PID or proportional-integral-derivative controller (PID controller)

As in any form of controller mechanism The PID or proportional-integral-derivative controller (PID controller) is a device that is used in a control system. The PID manages, gives an order to, facilitates, and controls the way other devices or systems operates. The difference in the design of a PID is that it does this by using mathematical calculations or algorithms that is determined by three specific parameters which are namely its proportional value, integral value, and derivative value. Calculations in the proportional value determine what the reaction to an existing error is. The integral value is understood by knowing what is the reaction based on the sum total of the recent errors. While the derivative value can determine what is the reaction by knowing the rate of change of an error. The sum of these three parameters is then taken and used to apply adjustments to the process by using a specific element for control which can be a valve or a power supply of what is being used as a heating element.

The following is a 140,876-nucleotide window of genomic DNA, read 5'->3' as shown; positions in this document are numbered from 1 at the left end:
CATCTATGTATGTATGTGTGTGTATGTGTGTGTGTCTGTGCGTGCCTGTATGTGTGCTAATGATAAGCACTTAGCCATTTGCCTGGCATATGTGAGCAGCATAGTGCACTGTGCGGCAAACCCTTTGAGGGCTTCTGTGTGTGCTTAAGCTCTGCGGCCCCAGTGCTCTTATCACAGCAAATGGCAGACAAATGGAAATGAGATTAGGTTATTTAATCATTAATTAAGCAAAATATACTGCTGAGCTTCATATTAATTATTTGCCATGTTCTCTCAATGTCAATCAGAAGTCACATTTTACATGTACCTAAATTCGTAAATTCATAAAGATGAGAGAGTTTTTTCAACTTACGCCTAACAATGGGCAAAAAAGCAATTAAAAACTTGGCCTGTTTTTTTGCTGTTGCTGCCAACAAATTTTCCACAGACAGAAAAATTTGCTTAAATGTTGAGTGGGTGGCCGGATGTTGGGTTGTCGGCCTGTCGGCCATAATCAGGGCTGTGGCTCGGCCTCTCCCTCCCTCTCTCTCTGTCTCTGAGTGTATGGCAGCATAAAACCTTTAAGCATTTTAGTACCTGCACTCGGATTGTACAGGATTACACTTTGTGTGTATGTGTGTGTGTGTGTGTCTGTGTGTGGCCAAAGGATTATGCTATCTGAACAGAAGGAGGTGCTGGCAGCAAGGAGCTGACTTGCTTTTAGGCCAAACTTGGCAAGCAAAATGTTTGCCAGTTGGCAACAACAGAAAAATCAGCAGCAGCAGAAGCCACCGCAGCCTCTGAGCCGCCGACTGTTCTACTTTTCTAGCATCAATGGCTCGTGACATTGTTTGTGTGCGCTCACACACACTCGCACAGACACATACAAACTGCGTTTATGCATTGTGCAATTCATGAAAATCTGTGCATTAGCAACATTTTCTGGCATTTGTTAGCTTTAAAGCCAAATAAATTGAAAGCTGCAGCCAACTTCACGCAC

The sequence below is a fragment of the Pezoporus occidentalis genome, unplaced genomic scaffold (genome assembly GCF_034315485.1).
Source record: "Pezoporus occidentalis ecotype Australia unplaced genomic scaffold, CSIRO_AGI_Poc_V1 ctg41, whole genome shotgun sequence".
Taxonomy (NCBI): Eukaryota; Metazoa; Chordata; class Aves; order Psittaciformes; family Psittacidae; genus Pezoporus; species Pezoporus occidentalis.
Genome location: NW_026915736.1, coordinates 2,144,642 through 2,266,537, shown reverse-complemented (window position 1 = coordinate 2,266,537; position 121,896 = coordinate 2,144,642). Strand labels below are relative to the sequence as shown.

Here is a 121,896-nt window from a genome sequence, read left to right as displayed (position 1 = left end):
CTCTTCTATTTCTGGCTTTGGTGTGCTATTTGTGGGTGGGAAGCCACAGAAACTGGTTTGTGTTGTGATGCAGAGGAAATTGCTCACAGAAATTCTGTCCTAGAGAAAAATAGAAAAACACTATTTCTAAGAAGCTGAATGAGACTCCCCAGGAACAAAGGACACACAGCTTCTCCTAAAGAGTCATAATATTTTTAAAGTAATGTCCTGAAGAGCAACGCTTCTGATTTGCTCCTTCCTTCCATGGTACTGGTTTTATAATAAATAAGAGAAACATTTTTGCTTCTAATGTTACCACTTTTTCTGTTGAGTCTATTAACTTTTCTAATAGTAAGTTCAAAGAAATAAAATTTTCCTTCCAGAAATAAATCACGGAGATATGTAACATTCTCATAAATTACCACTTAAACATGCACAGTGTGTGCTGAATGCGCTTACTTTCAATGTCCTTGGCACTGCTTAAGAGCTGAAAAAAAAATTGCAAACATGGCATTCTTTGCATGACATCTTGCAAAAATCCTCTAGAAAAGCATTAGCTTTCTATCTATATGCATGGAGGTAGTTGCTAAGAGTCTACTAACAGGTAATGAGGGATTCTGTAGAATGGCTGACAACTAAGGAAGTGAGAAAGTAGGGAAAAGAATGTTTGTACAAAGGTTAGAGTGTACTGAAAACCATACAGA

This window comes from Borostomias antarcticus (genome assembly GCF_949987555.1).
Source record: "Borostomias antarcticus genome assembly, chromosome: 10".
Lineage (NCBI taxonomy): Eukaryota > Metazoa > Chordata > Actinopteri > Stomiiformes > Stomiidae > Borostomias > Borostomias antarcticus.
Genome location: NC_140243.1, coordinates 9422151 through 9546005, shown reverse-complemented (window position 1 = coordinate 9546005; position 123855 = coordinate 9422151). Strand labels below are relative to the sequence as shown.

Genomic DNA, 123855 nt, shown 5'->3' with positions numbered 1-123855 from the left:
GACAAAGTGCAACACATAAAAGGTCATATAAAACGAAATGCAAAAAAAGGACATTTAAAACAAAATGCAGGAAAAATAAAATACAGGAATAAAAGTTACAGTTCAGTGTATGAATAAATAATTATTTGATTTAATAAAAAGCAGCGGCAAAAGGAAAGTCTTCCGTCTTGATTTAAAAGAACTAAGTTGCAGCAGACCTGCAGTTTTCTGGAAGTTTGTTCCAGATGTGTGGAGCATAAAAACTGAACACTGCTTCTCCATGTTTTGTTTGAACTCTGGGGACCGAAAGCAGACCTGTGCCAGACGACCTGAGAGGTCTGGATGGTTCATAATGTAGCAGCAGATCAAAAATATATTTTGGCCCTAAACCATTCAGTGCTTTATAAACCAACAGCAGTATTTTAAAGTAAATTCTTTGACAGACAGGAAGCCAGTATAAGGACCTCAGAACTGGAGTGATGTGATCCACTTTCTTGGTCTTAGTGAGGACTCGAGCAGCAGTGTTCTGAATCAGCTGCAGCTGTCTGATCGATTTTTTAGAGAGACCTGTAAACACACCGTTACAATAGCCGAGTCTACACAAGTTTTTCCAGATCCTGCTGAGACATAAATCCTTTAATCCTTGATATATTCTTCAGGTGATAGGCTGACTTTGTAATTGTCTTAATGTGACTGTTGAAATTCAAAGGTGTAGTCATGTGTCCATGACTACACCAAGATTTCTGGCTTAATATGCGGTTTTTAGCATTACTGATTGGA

Tuning occurs when the three parameters are synchronized with each other using the algorithm of the PID controller. The controller is the mechanism that regulates and controls the action based on the specific needs or requirements of the process. The control system works as a sort of checking mechanism for possible errors, or in other words it is both the measure of the degree by which the controller exceeds the setpoint and also the level by which the system oscillates.

The PID design is a loop system. Loop systems are systems wherein different factors are regulated and are combined to achieve a designed or targeted effect. This is comparable to what we do when we adjust the water temperature between the hot and cold extremes to achieve our desired water temperature. To achieve the desired temperature we use our sense of touch to feel the temperature and base on this adjust the valves that controls the flow of the hot and cold water until we achieve equilibrium or the desired temperature setting.